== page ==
But…that link is golden.  It is to Don MacDonald’s comic (uh…graphic novel) rendition of Machiavelli’s life.  Absolutely brilliant.  The guy clearly has a good handle on the source material, going beyond the Prince and delving into the history of Florence in the early 16th century and using Machiavelli’s letters and contemporary sources to flesh out his story.  Very nicely done and we can only hope that when he’s finished, MacDonald will bundle the whole thing up and offer it as an eBook or in hard copy.

Oh, and I found this link buried in the BB comments section about a recent book by Tony Blair’s former chief of staff trying to link the Blair government with the wisdom of Nicky.  Just for the record, that is the same idea I presented to my undergraduate adviser way back in 1992 (although, admittedly, not about Tony Blair).  Perhaps it was too ambitious a project for one such as me but I have to admit I’m a little peeved that I knew there was a book in the idea but my adviser smothered the idea in its crib.  Well…nertz to you, dude!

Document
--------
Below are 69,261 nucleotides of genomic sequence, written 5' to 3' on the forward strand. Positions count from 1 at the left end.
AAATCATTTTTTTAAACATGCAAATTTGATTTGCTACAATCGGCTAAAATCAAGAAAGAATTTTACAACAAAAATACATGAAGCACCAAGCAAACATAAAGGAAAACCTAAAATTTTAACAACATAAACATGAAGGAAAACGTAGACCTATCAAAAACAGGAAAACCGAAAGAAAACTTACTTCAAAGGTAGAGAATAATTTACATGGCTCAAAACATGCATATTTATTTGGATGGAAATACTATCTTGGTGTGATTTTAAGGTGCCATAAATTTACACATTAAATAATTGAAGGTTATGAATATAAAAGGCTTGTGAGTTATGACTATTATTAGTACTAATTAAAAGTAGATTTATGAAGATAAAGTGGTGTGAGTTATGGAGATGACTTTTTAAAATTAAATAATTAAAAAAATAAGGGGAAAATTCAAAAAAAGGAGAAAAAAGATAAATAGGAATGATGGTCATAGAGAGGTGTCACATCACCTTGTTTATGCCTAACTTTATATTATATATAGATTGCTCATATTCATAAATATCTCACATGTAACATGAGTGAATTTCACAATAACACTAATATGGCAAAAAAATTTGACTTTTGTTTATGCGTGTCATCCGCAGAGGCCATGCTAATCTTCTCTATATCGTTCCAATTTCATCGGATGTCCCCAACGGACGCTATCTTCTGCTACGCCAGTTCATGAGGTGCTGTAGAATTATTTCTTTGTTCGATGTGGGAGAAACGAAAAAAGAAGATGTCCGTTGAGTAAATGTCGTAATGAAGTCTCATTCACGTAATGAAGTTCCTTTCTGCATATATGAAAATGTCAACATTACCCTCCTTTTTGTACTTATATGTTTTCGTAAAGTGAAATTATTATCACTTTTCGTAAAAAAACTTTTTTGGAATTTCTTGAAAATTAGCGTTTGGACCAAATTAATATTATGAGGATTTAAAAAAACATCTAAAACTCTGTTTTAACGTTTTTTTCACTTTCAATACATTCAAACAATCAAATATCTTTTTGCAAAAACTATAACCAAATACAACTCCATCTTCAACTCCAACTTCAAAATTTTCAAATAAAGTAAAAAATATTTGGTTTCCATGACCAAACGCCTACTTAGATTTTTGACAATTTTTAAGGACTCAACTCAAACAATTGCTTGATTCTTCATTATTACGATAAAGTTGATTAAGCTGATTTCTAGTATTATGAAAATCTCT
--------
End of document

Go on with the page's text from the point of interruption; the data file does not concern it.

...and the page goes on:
But, this post isn’t about me (Yeah, who are you trying to kid.), it’s about Machiavelli.  So, here’s a recommended website of Machiavelli miscellanea you might enjoy.

Afghan Roundup

Dexter Filkins had an article about the incestuous relationship between private military contractors and insurgents a couple of days ago.  It suggests that some PMCs are taking money to protect supply convoys and using some of that money to pay off insurgents creating a ‘win-win’ for both groups.  There’s also indications that the PMCs may hire insurgents to attack rivals and stage attacks to encourage the coalition to hire PMCs to guard more convoys.